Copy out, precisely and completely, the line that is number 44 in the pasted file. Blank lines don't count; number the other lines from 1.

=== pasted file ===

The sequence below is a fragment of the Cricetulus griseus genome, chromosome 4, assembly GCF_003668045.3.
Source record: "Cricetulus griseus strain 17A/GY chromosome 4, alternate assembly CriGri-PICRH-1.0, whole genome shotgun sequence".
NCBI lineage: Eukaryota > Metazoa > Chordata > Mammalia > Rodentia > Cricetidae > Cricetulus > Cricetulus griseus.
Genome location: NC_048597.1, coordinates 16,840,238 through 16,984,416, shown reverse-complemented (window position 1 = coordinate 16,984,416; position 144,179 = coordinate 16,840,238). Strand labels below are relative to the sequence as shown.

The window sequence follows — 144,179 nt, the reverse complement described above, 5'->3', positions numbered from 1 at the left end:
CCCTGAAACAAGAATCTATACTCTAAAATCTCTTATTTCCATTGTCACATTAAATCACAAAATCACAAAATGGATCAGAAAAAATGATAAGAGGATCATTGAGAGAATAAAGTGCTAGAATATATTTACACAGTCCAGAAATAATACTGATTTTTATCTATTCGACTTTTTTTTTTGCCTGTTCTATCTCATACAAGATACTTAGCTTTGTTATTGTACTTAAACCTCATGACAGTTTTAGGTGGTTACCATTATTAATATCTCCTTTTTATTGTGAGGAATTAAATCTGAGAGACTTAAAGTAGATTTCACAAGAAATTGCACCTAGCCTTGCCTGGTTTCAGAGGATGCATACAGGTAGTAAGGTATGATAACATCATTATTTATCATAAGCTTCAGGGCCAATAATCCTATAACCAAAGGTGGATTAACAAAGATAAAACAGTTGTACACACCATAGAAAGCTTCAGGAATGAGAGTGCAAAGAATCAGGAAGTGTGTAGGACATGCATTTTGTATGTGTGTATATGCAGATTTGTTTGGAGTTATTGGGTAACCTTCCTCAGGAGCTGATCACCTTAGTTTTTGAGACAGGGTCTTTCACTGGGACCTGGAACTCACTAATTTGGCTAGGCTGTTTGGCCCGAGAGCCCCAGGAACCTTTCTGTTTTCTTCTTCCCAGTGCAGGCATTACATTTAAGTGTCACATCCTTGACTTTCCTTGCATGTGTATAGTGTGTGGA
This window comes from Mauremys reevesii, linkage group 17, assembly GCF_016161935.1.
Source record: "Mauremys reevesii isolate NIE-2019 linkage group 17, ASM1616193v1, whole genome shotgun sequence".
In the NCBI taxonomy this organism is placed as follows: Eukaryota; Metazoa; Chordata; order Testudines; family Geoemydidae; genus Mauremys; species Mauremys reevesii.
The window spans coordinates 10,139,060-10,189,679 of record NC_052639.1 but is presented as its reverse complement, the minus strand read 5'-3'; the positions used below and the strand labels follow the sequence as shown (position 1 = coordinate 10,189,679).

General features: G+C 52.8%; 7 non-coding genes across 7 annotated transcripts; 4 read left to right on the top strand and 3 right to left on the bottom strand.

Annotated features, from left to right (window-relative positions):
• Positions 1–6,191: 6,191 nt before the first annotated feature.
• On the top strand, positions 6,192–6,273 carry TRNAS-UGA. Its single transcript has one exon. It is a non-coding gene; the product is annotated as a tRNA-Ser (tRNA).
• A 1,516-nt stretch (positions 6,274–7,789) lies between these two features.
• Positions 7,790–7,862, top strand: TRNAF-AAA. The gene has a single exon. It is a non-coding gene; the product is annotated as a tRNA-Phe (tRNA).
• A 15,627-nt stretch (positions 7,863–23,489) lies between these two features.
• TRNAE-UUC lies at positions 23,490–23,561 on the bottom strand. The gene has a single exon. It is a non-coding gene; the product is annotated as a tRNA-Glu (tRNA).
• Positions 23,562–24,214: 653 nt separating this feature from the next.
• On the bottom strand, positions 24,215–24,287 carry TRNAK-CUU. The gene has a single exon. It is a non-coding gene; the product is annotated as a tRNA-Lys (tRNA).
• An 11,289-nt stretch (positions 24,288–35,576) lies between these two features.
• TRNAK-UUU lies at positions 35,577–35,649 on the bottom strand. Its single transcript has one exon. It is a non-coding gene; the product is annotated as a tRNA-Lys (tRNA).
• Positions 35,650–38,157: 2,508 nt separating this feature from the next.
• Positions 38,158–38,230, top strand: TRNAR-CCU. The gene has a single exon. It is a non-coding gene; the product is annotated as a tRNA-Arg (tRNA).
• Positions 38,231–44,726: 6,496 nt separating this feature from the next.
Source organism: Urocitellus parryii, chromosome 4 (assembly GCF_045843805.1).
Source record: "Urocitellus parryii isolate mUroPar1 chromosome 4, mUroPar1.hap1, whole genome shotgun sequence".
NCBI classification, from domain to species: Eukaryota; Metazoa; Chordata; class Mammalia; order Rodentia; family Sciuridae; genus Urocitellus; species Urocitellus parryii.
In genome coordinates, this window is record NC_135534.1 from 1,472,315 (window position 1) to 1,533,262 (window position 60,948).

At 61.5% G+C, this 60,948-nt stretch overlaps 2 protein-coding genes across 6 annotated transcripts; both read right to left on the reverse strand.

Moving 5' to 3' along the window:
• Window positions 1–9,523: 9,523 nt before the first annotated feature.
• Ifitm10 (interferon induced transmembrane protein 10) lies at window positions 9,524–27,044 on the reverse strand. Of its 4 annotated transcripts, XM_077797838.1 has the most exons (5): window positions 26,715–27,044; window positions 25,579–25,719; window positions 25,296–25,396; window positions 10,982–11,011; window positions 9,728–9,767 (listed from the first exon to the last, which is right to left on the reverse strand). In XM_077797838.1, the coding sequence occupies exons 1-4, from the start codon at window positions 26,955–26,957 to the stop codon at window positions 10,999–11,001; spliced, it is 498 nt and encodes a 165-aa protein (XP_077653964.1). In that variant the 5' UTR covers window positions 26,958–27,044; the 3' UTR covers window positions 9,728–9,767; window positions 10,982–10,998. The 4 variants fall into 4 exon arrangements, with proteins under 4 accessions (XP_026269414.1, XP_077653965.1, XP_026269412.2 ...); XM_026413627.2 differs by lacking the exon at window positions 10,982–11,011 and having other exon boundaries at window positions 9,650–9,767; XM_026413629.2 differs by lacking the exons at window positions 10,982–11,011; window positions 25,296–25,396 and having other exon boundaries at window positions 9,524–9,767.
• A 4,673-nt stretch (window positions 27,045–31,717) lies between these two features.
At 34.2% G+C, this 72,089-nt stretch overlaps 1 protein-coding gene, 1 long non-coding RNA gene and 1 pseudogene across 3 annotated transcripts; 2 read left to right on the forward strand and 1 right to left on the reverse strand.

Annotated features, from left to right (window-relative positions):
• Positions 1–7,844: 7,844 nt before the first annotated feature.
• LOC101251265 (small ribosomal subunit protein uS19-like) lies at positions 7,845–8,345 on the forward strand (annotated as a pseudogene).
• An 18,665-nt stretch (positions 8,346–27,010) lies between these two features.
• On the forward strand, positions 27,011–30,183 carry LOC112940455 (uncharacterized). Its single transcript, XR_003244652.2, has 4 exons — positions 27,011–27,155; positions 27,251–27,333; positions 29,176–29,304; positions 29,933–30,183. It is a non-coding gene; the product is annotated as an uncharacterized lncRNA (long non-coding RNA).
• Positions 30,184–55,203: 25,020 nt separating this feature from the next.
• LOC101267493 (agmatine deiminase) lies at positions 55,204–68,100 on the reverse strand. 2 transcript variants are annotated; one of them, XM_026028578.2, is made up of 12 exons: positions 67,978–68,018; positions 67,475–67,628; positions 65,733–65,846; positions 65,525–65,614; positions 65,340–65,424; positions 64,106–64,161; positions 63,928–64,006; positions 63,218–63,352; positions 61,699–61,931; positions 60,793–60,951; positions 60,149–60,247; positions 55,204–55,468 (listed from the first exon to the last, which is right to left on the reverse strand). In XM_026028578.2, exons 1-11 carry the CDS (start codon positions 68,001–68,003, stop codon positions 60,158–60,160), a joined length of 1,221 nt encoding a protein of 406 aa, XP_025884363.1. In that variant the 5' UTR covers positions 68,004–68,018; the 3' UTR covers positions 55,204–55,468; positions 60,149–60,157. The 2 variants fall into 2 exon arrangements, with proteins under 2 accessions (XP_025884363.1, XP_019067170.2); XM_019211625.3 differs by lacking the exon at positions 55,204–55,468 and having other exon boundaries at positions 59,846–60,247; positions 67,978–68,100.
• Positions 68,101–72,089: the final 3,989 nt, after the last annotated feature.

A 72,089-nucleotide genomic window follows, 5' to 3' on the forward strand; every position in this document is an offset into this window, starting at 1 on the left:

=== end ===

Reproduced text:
A 72,089-nucleotide genomic window follows, 5' to 3' on the forward strand; every position in this document is an offset into this window, starting at 1 on the left: